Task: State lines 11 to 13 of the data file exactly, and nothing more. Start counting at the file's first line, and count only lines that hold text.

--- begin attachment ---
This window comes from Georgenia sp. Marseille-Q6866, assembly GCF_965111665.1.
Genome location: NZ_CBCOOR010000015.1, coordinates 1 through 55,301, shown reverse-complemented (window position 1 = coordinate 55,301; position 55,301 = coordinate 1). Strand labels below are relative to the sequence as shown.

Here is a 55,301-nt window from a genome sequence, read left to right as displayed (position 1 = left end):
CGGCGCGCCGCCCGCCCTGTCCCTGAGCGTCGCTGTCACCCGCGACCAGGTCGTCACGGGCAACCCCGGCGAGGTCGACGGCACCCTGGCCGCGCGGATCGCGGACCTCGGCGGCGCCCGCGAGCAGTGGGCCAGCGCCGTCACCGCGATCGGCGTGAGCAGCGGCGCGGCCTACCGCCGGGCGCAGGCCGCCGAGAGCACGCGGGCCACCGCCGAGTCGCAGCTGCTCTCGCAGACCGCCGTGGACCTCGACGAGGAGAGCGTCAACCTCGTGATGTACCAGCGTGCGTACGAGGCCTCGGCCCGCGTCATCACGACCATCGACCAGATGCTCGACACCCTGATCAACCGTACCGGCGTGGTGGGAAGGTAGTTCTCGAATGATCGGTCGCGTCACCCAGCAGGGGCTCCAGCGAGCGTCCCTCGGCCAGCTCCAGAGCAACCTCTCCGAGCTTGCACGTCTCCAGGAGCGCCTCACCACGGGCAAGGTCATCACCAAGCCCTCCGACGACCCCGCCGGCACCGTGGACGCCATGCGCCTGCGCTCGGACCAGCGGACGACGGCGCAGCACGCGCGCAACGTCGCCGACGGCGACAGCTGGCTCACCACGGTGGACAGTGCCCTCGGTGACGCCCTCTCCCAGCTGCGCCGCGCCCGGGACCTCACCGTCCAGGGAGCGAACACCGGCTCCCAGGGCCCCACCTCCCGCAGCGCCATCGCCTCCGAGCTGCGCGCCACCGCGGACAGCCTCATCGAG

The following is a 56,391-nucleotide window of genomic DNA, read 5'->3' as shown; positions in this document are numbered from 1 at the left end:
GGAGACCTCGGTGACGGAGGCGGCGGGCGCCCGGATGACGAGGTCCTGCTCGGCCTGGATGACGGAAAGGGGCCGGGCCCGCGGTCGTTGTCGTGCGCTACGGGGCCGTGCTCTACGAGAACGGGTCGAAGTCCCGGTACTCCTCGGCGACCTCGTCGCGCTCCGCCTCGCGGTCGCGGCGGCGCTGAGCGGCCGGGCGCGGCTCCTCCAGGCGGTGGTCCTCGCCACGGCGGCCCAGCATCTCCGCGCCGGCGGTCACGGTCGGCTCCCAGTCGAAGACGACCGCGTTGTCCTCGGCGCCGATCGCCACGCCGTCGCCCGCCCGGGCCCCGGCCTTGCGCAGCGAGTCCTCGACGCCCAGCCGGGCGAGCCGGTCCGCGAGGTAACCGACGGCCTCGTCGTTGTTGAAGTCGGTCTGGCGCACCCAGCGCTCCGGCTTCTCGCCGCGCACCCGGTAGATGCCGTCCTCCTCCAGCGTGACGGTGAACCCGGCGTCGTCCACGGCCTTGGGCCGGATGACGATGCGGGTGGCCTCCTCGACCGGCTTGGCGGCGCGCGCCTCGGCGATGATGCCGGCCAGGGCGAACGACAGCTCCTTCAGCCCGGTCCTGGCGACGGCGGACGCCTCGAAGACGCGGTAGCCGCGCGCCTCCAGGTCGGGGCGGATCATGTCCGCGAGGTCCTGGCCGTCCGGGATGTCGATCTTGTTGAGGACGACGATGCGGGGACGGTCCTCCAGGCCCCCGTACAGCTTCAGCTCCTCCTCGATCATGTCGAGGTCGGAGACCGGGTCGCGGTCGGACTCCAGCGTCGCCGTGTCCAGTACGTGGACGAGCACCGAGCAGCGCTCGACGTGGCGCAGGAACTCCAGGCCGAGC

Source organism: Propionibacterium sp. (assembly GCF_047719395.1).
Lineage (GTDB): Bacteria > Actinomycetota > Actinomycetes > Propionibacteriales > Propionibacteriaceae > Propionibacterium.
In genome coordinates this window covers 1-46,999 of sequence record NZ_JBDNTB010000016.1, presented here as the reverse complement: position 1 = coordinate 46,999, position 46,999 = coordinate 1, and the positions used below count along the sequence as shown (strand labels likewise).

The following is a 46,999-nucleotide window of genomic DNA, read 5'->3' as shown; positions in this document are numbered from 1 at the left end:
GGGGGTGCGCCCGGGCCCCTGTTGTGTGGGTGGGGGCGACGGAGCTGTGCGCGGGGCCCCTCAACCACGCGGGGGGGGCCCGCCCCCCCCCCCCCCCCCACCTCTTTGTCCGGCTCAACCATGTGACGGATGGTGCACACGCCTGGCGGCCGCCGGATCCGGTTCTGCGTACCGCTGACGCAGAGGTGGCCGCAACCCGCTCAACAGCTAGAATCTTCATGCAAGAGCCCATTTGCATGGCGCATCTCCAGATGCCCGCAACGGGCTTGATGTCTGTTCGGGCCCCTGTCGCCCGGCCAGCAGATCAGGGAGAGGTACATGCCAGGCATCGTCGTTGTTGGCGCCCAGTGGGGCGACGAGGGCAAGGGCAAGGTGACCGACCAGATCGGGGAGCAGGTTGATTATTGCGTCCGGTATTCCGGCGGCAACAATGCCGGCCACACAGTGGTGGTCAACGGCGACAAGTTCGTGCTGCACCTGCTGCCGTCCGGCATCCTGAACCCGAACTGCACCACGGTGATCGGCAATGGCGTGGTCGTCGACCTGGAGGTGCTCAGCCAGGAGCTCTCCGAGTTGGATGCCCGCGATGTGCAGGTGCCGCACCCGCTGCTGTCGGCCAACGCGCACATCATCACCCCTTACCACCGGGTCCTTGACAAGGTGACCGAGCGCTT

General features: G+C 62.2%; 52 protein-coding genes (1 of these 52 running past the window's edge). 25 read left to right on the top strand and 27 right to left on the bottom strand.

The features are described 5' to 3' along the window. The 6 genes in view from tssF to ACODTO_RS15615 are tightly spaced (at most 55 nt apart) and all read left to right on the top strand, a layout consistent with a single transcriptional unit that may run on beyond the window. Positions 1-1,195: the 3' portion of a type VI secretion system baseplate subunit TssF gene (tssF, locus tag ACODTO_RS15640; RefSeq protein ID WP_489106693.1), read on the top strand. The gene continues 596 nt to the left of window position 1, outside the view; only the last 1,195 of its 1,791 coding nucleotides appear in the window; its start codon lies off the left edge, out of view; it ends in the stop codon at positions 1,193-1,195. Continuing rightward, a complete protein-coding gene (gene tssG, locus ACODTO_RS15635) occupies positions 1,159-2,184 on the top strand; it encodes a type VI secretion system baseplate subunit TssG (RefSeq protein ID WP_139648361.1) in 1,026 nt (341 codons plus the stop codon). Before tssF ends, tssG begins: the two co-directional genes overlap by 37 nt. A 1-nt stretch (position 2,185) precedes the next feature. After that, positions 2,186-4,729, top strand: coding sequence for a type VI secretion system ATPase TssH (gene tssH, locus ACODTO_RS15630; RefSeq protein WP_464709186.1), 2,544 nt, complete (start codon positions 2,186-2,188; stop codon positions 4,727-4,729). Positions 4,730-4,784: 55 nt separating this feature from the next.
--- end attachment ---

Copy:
GGGGGTGCGCCCGGGCCCCTGTTGTGTGGGTGGGGGCGACGGAGCTGTGCGCGGGGCCCCTCAACCACGCGGGGGGGGCCCGCCCCCCCCCCCCCCCCCACCTCTTTGTCCGGCTCAACCATGTGACGGATGGTGCACACGCCTGGCGGCCGCCGGATCCGGTTCTGCGTACCGCTGACGCAGAGGTGGCCGCAACCCGCTCAACAGCTAGAATCTTCATGCAAGAGCCCATTTGCATGGCGCATCTCCAGATGCCCGCAACGGGCTTGATGTCTGTTCGGGCCCCTGTCGCCCGGCCAGCAGATCAGGGAGAGGTACATGCCAGGCATCGTCGTTGTTGGCGCCCAGTGGGGCGACGAGGGCAAGGGCAAGGTGACCGACCAGATCGGGGAGCAGGTTGATTATTGCGTCCGGTATTCCGGCGGCAACAATGCCGGCCACACAGTGGTGGTCAACGGCGACAAGTTCGTGCTGCACCTGCTGCCGTCCGGCATCCTGAACCCGAACTGCACCACGGTGATCGGCAATGGCGTGGTCGTCGACCTGGAGGTGCTCAGCCAGGAGCTCTCCGAGTTGGATGCCCGCGATGTGCAGGTGCCGCACCCGCTGCTGTCGGCCAACGCGCACATCATCACCCCTTACCACCGGGTCCTTGACAAGGTGACCGAGCGCTT

General features: G+C 62.2%; 52 protein-coding genes (1 of these 52 running past the window's edge). 25 read left to right on the top strand and 27 right to left on the bottom strand.

The features are described 5' to 3' along the window. The 6 genes in view from tssF to ACODTO_RS15615 are tightly spaced (at most 55 nt apart) and all read left to right on the top strand, a layout consistent with a single transcriptional unit that may run on beyond the window. Positions 1-1,195: the 3' portion of a type VI secretion system baseplate subunit TssF gene (tssF, locus tag ACODTO_RS15640; RefSeq protein ID WP_489106693.1), read on the top strand. The gene continues 596 nt to the left of window position 1, outside the view; only the last 1,195 of its 1,791 coding nucleotides appear in the window; its start codon lies off the left edge, out of view; it ends in the stop codon at positions 1,193-1,195. Continuing rightward, a complete protein-coding gene (gene tssG, locus ACODTO_RS15635) occupies positions 1,159-2,184 on the top strand; it encodes a type VI secretion system baseplate subunit TssG (RefSeq protein ID WP_139648361.1) in 1,026 nt (341 codons plus the stop codon). Before tssF ends, tssG begins: the two co-directional genes overlap by 37 nt. A 1-nt stretch (position 2,185) precedes the next feature. After that, positions 2,186-4,729, top strand: coding sequence for a type VI secretion system ATPase TssH (gene tssH, locus ACODTO_RS15630; RefSeq protein WP_464709186.1), 2,544 nt, complete (start codon positions 2,186-2,188; stop codon positions 4,727-4,729). Positions 4,730-4,784: 55 nt separating this feature from the next.